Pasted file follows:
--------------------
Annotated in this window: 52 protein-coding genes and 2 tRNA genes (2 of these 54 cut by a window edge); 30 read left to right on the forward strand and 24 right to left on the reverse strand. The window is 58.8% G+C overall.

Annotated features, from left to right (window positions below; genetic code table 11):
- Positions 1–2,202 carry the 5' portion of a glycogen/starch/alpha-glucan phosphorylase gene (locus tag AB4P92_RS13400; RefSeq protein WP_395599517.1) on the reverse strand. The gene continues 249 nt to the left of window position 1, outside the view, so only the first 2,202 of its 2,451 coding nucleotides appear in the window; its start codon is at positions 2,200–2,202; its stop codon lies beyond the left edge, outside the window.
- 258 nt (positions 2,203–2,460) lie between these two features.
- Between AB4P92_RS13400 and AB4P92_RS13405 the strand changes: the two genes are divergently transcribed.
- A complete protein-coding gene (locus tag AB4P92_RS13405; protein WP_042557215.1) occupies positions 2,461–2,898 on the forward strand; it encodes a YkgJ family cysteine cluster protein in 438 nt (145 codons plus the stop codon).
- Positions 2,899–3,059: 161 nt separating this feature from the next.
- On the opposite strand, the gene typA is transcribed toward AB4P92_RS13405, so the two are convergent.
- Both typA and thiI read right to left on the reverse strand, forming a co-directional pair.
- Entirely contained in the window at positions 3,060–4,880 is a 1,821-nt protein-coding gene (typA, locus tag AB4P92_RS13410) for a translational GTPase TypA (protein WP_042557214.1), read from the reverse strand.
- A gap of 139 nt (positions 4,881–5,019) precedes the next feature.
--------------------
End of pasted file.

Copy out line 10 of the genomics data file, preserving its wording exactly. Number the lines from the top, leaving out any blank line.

- Entirely contained in the window at positions 3,060–4,880 is a 1,821-nt protein-coding gene (typA, locus tag AB4P92_RS13410) for a translational GTPase TypA (protein WP_042557214.1), read from the reverse strand.